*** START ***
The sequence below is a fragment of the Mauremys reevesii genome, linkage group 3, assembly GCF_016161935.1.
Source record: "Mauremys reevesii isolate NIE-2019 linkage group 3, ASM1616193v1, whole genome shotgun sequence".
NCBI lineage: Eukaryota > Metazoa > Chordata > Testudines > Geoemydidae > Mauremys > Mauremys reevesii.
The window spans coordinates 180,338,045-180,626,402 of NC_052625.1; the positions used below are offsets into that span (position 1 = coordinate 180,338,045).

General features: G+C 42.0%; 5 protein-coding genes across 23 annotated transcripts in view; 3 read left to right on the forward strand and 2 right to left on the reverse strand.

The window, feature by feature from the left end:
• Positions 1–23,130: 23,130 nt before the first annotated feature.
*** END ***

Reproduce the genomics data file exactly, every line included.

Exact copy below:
The sequence below is a fragment of the Mauremys reevesii genome, linkage group 3, assembly GCF_016161935.1.
Source record: "Mauremys reevesii isolate NIE-2019 linkage group 3, ASM1616193v1, whole genome shotgun sequence".
NCBI lineage: Eukaryota > Metazoa > Chordata > Testudines > Geoemydidae > Mauremys > Mauremys reevesii.
The window spans coordinates 180,338,045-180,626,402 of NC_052625.1; the positions used below are offsets into that span (position 1 = coordinate 180,338,045).

General features: G+C 42.0%; 5 protein-coding genes across 23 annotated transcripts in view; 3 read left to right on the forward strand and 2 right to left on the reverse strand.

The window, feature by feature from the left end:
• Positions 1–23,130: 23,130 nt before the first annotated feature.